In a recent online study*, Elastic Path found that people are watching large amounts of video online and on an increasing variety of devices - no surprise there. But the study also finds that viewers are also starting to warm up to the idea of paying for online video. That's very good news. Creating and marketing online video can be a costly and time-consuming endeavor. It's time to make those videos earn.
YouTube is, as expected, far and away the leader in the online video space with 81 percent of respondents claiming to have used YouTube in the last 12 months. However, 34 percent used Netflix and 19 percent used iTunes/Apple TV - both paid services. Even more encouraging, 43 percent of total viewers in the survey actually paid to watch online video (excluding adult content).
The reasons given for paying for online video content include:
To gain access to videos that I want to watch when I want to watch them (56%)
It was cheaper than alternatives (cable/satellite TV, DVD, etc.) (32%)
I wanted to avoid watching advertisements (31%)
To gain access to exclusive content that is not available on other media like TV or DVD (23%)
The content/service was recommended by a friend, colleague, etc. (16%)
While the first two reasons likely apply to categories such as TV shows or movies, the last few reasons are particularly intriguing. Essentially, it shows that paid online video content is not the exclusive domain of the Hollywood producer community.
Also encouraging is that 35 percent of respondents have already paid or would consider paying for an online short film, while 34 percent said the same about instructional or how-to videos. The clear leader for paid content is, of course, full-length movies (75%) followed by TV show/show segments (39%). But if you consider the broad scope of short films and instructional videos, plenty of opportunity exists for Web professionals to actually charge for some online video content. Think of the example of Kindle Singles; Amazon's latest paid content offering featuring 5,000-30,000 word e-books priced anywhere from $0.99 to $3.99. Surely, many of those are of the instructional and short story variety. Might the same model work with video?
Leading the way in online video that respondents claim they will never pay for include non-professional or user-generated videos (84%) - a healthy reminder that every video a business produces should be of the absolute highest quality possible. Faring no better, 84 percent said they would never pay for online video of news or current events.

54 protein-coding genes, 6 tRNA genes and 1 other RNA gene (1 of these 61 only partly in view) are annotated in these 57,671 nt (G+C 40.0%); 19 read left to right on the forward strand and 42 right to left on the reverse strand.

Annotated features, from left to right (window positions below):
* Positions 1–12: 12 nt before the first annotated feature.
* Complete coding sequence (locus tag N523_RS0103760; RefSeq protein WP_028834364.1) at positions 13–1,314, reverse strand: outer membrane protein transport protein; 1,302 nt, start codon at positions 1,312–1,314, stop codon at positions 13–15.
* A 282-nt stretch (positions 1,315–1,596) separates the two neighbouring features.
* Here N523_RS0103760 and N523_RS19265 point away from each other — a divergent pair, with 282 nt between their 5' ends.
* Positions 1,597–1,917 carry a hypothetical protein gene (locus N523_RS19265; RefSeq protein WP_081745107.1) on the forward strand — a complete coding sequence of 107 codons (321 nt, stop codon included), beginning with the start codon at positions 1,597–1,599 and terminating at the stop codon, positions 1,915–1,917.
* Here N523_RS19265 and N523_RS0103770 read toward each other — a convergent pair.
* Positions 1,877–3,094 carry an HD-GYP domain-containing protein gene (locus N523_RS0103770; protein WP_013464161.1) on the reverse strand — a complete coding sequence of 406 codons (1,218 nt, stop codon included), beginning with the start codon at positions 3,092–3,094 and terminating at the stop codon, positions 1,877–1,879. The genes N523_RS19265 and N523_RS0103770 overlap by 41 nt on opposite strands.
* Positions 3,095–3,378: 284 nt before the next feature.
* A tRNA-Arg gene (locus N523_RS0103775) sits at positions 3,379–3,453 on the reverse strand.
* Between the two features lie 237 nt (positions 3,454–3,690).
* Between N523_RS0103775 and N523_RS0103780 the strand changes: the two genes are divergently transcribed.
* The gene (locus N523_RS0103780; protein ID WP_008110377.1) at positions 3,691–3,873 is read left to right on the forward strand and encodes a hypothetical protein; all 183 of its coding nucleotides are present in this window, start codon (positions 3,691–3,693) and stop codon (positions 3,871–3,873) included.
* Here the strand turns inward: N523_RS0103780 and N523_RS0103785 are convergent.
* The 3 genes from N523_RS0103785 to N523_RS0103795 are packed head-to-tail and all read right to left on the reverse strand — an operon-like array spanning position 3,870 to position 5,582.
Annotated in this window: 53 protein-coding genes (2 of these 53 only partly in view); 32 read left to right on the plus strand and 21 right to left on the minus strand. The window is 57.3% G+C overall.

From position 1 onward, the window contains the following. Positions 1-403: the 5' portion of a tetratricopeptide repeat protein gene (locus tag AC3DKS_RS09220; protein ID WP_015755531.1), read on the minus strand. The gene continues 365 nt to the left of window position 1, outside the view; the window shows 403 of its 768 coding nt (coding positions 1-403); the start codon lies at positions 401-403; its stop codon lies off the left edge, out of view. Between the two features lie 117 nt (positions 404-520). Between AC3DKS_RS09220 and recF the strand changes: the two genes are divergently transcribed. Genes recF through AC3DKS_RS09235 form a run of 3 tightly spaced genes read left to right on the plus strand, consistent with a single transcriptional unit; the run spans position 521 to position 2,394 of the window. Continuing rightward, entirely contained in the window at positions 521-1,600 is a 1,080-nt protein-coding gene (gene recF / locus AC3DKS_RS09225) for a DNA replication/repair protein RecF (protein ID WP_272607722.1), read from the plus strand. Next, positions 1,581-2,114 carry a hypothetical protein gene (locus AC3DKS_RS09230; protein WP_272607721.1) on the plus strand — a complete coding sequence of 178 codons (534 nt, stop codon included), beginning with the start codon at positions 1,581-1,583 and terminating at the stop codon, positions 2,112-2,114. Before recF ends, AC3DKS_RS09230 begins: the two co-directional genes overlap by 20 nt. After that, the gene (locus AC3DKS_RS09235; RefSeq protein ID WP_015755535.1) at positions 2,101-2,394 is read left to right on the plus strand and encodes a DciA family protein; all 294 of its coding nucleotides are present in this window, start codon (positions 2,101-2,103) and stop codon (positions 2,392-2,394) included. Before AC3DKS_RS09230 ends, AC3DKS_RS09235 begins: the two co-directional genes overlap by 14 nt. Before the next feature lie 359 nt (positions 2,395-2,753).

For those who have the resources, audience and creativity to create paid video content, things are looking good. Of course, this does not apply to most Web business owners. But consider this: 71 percent of the survey respondents say they would be willing to watch embedded advertisements if it meant they could watch premium content for free. The key phrase of course is "premium content." There is no reason a business cannot package video as premium content then freely embed advertising (at a premium, of course) in the video. On the other end, 56 percent of those surveyed said they would likely pay extra to watch video without ads - so, if your content is popular, your "premium content" channel is the one without advertising.
Below are a few more ways to use video to generate revenue: Create landing pages for your videos. You don't need to sell anything directly in the video, but create specific landing pages relevant to the videos' content. This way, you keep the viewer in the same frame of mind from the video to the website, and closer to the goal set forth - whether that's a sale, a sign-up or a download.
Consider a paid advertisement linked to your video. Sure, this will cost money in the short term. But if you have some really compelling content (perhaps an exclusive how-to) or just need to make a splash announcing your company and services, this is a good option. The market is crowded - getting your video widely seen is imperative to the end goal for which the video was produced.
Include a coupon or special promotion code in the video. Coupons and daily deals are all the rage right now. Take advantage of this. Have you made a video explaining your product's new features? Get a coupon code in the video so the viewer can act on his impulse. Also, this gives viewers a good reason to subscribe to your video feed.
*The study polled 1,005 U.S. adults over the age of 18 who had downloaded or watched online video at least once in the previous 12 months. More than half (53%) had watched or downloaded online video at least once per week. The most active online video viewers are 18 to 34 year olds, with 63 percent saying they watch weekly or more.